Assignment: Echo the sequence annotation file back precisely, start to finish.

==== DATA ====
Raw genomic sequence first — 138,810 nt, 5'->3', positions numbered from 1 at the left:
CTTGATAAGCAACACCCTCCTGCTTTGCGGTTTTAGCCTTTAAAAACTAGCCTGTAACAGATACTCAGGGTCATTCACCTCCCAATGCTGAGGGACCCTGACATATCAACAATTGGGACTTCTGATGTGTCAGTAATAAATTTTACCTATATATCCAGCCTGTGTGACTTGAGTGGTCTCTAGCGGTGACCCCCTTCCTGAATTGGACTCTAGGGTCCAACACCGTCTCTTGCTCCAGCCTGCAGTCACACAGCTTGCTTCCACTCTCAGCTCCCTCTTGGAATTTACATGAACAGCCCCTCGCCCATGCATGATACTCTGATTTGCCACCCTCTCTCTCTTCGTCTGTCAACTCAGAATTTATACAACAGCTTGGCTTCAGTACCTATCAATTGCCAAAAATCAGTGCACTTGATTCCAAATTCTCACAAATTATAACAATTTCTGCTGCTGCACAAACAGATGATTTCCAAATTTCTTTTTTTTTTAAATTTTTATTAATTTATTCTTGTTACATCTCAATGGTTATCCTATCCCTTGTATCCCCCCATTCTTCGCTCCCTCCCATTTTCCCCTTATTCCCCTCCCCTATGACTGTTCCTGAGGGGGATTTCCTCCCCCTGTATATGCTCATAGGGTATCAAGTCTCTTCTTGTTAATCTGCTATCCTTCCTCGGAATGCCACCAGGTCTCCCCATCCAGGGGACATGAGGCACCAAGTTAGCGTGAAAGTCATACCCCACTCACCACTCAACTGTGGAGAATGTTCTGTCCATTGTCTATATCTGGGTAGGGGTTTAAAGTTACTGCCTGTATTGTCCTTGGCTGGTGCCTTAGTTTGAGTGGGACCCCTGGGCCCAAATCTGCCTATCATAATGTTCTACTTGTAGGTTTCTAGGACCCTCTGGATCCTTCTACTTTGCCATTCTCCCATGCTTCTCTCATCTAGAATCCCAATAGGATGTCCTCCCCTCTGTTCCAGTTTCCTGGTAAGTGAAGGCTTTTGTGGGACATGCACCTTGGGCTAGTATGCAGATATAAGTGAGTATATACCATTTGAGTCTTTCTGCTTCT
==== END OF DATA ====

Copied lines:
Raw genomic sequence first — 138,810 nt, 5'->3', positions numbered from 1 at the left:
CTTGATAAGCAACACCCTCCTGCTTTGCGGTTTTAGCCTTTAAAAACTAGCCTGTAACAGATACTCAGGGTCATTCACCTCCCAATGCTGAGGGACCCTGACATATCAACAATTGGGACTTCTGATGTGTCAGTAATAAATTTTACCTATATATCCAGCCTGTGTGACTTGAGTGGTCTCTAGCGGTGACCCCCTTCCTGAATTGGACTCTAGGGTCCAACACCGTCTCTTGCTCCAGCCTGCAGTCACACAGCTTGCTTCCACTCTCAGCTCCCTCTTGGAATTTACATGAACAGCCCCTCGCCCATGCATGATACTCTGATTTGCCACCCTCTCTCTCTTCGTCTGTCAACTCAGAATTTATACAACAGCTTGGCTTCAGTACCTATCAATTGCCAAAAATCAGTGCACTTGATTCCAAATTCTCACAAATTATAACAATTTCTGCTGCTGCACAAACAGATGATTTCCAAATTTCTTTTTTTTTTAAATTTTTATTAATTTATTCTTGTTACATCTCAATGGTTATCCTATCCCTTGTATCCCCCCATTCTTCGCTCCCTCCCATTTTCCCCTTATTCCCCTCCCCTATGACTGTTCCTGAGGGGGATTTCCTCCCCCTGTATATGCTCATAGGGTATCAAGTCTCTTCTTGTTAATCTGCTATCCTTCCTCGGAATGCCACCAGGTCTCCCCATCCAGGGGACATGAGGCACCAAGTTAGCGTGAAAGTCATACCCCACTCACCACTCAACTGTGGAGAATGTTCTGTCCATTGTCTATATCTGGGTAGGGGTTTAAAGTTACTGCCTGTATTGTCCTTGGCTGGTGCCTTAGTTTGAGTGGGACCCCTGGGCCCAAATCTGCCTATCATAATGTTCTACTTGTAGGTTTCTAGGACCCTCTGGATCCTTCTACTTTGCCATTCTCCCATGCTTCTCTCATCTAGAATCCCAATAGGATGTCCTCCCCTCTGTTCCAGTTTCCTGGTAAGTGAAGGCTTTTGTGGGACATGCACCTTGGGCTAGTATGCAGATATAAGTGAGTATATACCATTTGAGTCTTTCTGCTTCT